"One who is composed in a moment of anger can save themselves a hundred days of sorrow" (Chinese proverb). Anger is an emotion that most of us come face-to-face with on multiple occasions every day. A recent survey in America revealed that over 60% of office workers have seriously contemplated physically harming their boss! In our angry moments we think, say, and do things we usually regret later. As they say, anger is one letter short of danger.
Anger comes from unrealistic expectations of reality. The Bhagavad-gita explains how we are all trying to take the position of being the Supreme controller in this world. We try to control situations, control people, and control the objects around us. When we fail, we become frustrated and angry. Everyone boils at different degrees, but one who has unrealistic expectations in life will repeatedly face the problem of anger.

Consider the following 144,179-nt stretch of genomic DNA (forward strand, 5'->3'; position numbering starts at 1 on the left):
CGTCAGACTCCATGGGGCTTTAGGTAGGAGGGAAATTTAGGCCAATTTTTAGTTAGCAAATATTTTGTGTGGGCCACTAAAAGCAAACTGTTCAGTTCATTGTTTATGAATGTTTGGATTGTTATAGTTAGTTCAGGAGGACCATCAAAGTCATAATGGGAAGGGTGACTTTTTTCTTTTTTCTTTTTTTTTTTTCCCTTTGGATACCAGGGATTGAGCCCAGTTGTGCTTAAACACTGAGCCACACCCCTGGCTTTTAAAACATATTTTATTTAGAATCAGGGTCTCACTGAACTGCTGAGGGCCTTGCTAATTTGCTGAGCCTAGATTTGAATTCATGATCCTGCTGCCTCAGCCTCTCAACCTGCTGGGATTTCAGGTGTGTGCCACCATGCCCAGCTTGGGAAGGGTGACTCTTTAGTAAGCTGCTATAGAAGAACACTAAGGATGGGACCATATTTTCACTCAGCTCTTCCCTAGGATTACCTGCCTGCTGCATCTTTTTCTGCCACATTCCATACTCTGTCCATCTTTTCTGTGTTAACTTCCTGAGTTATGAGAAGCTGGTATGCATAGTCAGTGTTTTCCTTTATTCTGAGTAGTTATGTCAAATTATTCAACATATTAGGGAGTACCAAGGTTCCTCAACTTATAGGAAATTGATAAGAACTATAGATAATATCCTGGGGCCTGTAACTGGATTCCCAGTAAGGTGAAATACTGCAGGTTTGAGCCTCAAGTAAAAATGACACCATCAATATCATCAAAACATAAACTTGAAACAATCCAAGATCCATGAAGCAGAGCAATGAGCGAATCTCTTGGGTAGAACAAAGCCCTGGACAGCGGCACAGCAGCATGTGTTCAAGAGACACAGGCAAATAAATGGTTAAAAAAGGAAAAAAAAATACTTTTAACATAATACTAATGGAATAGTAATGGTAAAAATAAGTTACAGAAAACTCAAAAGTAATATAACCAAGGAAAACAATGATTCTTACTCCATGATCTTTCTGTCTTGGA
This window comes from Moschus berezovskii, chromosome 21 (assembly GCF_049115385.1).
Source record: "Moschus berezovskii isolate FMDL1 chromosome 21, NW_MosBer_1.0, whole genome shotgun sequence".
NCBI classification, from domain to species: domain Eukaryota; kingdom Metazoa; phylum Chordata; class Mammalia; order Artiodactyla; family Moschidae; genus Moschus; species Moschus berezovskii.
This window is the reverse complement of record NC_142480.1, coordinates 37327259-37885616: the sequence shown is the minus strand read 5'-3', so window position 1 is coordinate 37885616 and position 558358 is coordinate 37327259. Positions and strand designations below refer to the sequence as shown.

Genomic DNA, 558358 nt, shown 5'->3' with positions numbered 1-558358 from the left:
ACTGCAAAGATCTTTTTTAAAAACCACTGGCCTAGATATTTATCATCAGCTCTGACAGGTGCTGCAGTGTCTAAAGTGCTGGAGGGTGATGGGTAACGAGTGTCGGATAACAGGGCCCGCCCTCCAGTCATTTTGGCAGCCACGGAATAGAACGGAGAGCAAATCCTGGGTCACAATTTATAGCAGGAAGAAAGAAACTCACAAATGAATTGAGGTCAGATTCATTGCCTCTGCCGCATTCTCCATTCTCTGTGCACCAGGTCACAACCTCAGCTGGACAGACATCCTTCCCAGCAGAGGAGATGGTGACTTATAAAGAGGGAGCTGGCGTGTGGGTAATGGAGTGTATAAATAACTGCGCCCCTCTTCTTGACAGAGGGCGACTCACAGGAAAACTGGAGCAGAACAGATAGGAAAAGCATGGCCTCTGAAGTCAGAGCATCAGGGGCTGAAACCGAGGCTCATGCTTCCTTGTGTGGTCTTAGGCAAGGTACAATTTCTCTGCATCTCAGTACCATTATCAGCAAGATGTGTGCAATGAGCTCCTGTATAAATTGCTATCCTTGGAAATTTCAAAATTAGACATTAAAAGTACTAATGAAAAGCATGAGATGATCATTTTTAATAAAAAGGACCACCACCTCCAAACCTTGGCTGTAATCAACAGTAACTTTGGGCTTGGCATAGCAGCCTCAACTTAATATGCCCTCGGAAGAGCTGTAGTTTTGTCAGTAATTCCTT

All that is available at our disposal is our best efforts. Living a spiritual life means we try our best and simultaneously understand that there are factors involved beyond our control. An experienced monk once told me, "if you want to make God laugh then just tell him your plans!" Acting free of anger ensures that all actions in life are performed with the clarity of spiritual intelligence, and thus we can avoid all the physiological, emotional and societal ramifications of this destructive emotion.